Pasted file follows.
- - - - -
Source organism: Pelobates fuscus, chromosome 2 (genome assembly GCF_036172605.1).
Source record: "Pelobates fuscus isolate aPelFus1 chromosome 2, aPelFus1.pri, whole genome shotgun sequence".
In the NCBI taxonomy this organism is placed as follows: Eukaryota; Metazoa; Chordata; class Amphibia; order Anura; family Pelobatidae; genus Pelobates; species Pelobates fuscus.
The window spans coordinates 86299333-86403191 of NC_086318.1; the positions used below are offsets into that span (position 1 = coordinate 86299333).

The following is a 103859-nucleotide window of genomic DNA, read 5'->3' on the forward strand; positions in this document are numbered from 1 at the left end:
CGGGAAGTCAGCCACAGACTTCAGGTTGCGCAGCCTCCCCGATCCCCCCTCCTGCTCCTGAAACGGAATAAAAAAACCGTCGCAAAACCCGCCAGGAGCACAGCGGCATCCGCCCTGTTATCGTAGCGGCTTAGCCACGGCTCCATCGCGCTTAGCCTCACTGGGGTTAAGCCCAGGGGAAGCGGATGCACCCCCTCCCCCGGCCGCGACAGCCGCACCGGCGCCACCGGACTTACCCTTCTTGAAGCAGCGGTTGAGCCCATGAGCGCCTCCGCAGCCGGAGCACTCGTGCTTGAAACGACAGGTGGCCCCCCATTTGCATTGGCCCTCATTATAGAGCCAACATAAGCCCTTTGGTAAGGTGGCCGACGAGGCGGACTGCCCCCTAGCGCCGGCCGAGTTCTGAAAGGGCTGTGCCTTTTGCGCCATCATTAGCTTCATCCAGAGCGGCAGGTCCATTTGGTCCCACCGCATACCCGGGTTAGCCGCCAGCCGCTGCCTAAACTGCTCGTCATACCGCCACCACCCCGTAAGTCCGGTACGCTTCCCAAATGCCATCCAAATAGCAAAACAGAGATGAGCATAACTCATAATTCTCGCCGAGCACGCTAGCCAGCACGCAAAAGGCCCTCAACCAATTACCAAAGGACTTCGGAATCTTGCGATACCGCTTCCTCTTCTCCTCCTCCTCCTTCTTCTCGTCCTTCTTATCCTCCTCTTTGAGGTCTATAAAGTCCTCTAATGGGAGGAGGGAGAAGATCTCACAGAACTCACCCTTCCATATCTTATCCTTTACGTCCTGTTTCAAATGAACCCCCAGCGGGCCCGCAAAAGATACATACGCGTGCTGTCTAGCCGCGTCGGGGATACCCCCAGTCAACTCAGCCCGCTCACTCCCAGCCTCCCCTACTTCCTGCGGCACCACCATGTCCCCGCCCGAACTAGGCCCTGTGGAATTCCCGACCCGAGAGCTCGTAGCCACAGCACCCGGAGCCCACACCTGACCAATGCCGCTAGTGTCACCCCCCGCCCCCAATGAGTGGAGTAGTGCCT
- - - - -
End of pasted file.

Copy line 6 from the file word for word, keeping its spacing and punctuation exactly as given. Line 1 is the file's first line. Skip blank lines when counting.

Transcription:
CGGGAAGTCAGCCACAGACTTCAGGTTGCGCAGCCTCCCCGATCCCCCCTCCTGCTCCTGAAACGGAATAAAAAAACCGTCGCAAAACCCGCCAGGAGCACAGCGGCATCCGCCCTGTTATCGTAGCGGCTTAGCCACGGCTCCATCGCGCTTAGCCTCACTGGGGTTAAGCCCAGGGGAAGCGGATGCACCCCCTCCCCCGGCCGCGACAGCCGCACCGGCGCCACCGGACTTACCCTTCTTGAAGCAGCGGTTGAGCCCATGAGCGCCTCCGCAGCCGGAGCACTCGTGCTTGAAACGACAGGTGGCCCCCCATTTGCATTGGCCCTCATTATAGAGCCAACATAAGCCCTTTGGTAAGGTGGCCGACGAGGCGGACTGCCCCCTAGCGCCGGCCGAGTTCTGAAAGGGCTGTGCCTTTTGCGCCATCATTAGCTTCATCCAGAGCGGCAGGTCCATTTGGTCCCACCGCATACCCGGGTTAGCCGCCAGCCGCTGCCTAAACTGCTCGTCATACCGCCACCACCCCGTAAGTCCGGTACGCTTCCCAAATGCCATCCAAATAGCAAAACAGAGATGAGCATAACTCATAATTCTCGCCGAGCACGCTAGCCAGCACGCAAAAGGCCCTCAACCAATTACCAAAGGACTTCGGAATCTTGCGATACCGCTTCCTCTTCTCCTCCTCCTCCTTCTTCTCGTCCTTCTTATCCTCCTCTTTGAGGTCTATAAAGTCCTCTAATGGGAGGAGGGAGAAGATCTCACAGAACTCACCCTTCCATATCTTATCCTTTACGTCCTGTTTCAAATGAACCCCCAGCGGGCCCGCAAAAGATACATACGCGTGCTGTCTAGCCGCGTCGGGGATACCCCCAGTCAACTCAGCCCGCTCACTCCCAGCCTCCCCTACTTCCTGCGGCACCACCATGTCCCCGCCCGAACTAGGCCCTGTGGAATTCCCGACCCGAGAGCTCGTAGCCACAGCACCCGGAGCCCACACCTGACCAATGCCGCTAGTGTCACCCCCCGCCCCCAATGAGTGGAGTAGTGCCT